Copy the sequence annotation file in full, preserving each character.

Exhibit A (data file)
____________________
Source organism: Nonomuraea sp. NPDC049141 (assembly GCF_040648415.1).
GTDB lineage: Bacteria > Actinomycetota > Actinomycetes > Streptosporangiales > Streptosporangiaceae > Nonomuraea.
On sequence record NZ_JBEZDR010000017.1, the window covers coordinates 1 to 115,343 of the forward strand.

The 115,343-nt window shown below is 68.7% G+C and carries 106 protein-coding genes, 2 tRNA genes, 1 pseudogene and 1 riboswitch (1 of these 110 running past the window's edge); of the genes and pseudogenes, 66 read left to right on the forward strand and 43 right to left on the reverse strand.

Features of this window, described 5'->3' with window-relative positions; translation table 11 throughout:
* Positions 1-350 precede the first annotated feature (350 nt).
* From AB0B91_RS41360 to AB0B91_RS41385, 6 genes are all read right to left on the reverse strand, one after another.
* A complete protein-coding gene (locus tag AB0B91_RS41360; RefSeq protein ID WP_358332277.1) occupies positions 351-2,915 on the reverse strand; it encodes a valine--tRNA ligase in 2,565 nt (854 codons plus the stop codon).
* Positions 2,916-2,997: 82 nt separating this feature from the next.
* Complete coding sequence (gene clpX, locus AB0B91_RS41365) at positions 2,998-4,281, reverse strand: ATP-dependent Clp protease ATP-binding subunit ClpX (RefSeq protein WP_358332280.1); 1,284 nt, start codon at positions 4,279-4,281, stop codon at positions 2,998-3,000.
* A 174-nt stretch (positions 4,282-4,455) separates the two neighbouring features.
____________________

Source organism: Nonomuraea sp. NPDC049141 (assembly GCF_040648415.1).
GTDB lineage: Bacteria > Actinomycetota > Actinomycetes > Streptosporangiales > Streptosporangiaceae > Nonomuraea.
On sequence record NZ_JBEZDR010000017.1, the window covers coordinates 1 to 115,343 of the forward strand.

The 115,343-nt window shown below is 68.7% G+C and carries 106 protein-coding genes, 2 tRNA genes, 1 pseudogene and 1 riboswitch (1 of these 110 running past the window's edge); of the genes and pseudogenes, 66 read left to right on the forward strand and 43 right to left on the reverse strand.

Features of this window, described 5'->3' with window-relative positions; translation table 11 throughout:
* Positions 1-350 precede the first annotated feature (350 nt).
* From AB0B91_RS41360 to AB0B91_RS41385, 6 genes are all read right to left on the reverse strand, one after another.
* A complete protein-coding gene (locus tag AB0B91_RS41360; RefSeq protein ID WP_358332277.1) occupies positions 351-2,915 on the reverse strand; it encodes a valine--tRNA ligase in 2,565 nt (854 codons plus the stop codon).
* Positions 2,916-2,997: 82 nt separating this feature from the next.
* Complete coding sequence (gene clpX, locus AB0B91_RS41365) at positions 2,998-4,281, reverse strand: ATP-dependent Clp protease ATP-binding subunit ClpX (RefSeq protein WP_358332280.1); 1,284 nt, start codon at positions 4,279-4,281, stop codon at positions 2,998-3,000.
* A 174-nt stretch (positions 4,282-4,455) separates the two neighbouring features.